CEDAR CITY – After three years of being free from federal oversight, Iron County is now forced to return to regulations mandated by the U.S Fish and Wildlife Service regarding the relocation of prairie dogs on private property.
Iron County Commissioners met Tuesday for an emergency meeting to discuss returning to their old habitat conservation plan in the interim while the FWS prepares a separate general conservation plan that will determine how the county deals with the prairie dogs.
Commissioners remain hopeful, however, the rules in the GCP will not resemble those they once operated under for many years.
The county has been acting under state directives since 2014 when a federal judge ruled that the Commerce Clause of the U.S. Constitution doesn’t allow the federal government to regulate animals found on private land in only one state, as is the case with Utah prairie dogs.
The ruling, made by U.S. District Judge Dee Benson in Utah, removed protections provided under the Endangered Species Act and turned the management of the rodent population over to the state.
Benson’s ruling was overturned in April by a three-judge panel on the 10th Circuit Court of Appeals and confirmed this month when the full judicial body of 18 justices refused to hear the case again. The Denver-based appeals court ruled that the ESA protections should be reinstated.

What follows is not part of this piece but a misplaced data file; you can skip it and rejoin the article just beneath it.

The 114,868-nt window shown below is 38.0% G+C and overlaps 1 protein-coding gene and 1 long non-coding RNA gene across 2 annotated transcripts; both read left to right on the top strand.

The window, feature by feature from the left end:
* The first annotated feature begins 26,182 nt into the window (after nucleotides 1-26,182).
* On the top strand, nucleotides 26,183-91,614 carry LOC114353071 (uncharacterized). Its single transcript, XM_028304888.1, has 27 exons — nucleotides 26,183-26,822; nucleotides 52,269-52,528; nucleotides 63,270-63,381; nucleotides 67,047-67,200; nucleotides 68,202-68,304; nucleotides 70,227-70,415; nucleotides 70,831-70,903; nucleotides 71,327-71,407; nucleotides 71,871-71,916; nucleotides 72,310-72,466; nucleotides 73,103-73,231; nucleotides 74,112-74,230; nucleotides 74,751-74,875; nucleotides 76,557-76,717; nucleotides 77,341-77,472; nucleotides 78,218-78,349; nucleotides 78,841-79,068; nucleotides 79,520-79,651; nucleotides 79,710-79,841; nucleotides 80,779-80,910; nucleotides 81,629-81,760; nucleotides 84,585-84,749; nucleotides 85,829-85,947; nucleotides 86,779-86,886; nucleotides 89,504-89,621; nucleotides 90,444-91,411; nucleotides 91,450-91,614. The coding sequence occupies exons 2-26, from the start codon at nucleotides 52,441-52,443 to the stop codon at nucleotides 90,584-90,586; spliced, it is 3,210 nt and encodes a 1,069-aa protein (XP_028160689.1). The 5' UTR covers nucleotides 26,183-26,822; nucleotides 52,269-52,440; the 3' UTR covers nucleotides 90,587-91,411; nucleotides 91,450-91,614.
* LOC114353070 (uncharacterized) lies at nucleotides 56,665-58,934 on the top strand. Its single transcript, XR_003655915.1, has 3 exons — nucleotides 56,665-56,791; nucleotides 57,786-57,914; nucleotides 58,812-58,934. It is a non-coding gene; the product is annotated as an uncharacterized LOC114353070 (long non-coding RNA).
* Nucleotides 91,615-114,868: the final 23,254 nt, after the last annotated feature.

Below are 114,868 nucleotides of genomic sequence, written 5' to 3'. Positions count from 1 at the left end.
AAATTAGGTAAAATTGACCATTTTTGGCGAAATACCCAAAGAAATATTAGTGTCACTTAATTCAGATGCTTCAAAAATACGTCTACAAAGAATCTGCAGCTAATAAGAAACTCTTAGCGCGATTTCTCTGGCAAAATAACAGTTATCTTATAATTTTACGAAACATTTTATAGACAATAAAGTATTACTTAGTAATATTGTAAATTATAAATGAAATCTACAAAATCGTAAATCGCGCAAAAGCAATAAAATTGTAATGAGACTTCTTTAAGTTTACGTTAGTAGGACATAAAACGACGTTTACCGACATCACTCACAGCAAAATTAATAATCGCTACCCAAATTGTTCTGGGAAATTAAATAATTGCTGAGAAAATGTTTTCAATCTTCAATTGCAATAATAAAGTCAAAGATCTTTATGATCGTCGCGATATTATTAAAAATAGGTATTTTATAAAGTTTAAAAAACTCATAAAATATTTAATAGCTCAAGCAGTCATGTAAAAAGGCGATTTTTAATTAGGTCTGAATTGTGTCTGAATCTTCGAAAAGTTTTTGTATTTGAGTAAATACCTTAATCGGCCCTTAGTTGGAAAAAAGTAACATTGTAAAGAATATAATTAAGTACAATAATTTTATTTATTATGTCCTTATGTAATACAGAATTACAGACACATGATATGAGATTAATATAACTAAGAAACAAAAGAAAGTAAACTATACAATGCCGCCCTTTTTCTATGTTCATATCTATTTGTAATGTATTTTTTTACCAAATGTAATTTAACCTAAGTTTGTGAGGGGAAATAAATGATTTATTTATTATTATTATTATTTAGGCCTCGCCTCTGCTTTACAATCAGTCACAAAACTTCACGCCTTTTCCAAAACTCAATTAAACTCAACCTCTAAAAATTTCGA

The group, People for the Ethical Treatment of Property Owners, filed the initial lawsuit. They have 90 days to file an appeal to the U.S. Supreme Court, which the group’s attorney, Matt Munson, said he plans to do.
In the meantime, Iron County will have to return to the regulations under an old HCP while the FWS is preparing a GCP with new federal regulations. The HCP only allows for 61.1 dogs per year to be taken off private property.
“Once the GCP is finished we will then be under the regulations in that document and hopefully it’ll be better than what we had before,” Commissioner Alma Adams said in an earlier interview with Cedar City News. “We do not want to permanently go back to the old HCP that limited the number of take permits we could issue every year. That will hurt Iron County economically if we had to do that.”
Iron County Planner Reed Erickson, who briefed the commissioners about the GCP, said the rules are similar to those required by the state that the county has been operating under.
Unlike the county’s HCP, FWS does not plan to limit the number of take permits per year, Reed said. Rather, the document will provide for property owners to pay a fee for the relocation of the animals off their property to another area.
Commissioner Dale Brinkerhoff echoed Adams’ sentiments, stating he is concerned about going back under federal regulations but believes the state and county have shown they can be successful caring for the protected animal.
“The prairie dogs flourished more under state management than they ever did under the federal program,” Brinkerhoff said. “No one can deny that. We’ve shown what we can do so I think the attitudes have changed and the federal government is more open to following the state.”
Property owners who have already broken ground in development will be grandfathered in under Benson’s ruling and allowed to take the prairie dogs off their property.
For those who have not yet begun development, the new rules will apply, Erickson said.
During Tuesday’s meeting, the commission approved several take permits for various projects throughout the county including roads and construction of homes.
The commission said they are hopeful that the USFWS will be finished with the GCP by next spring when development begins again.
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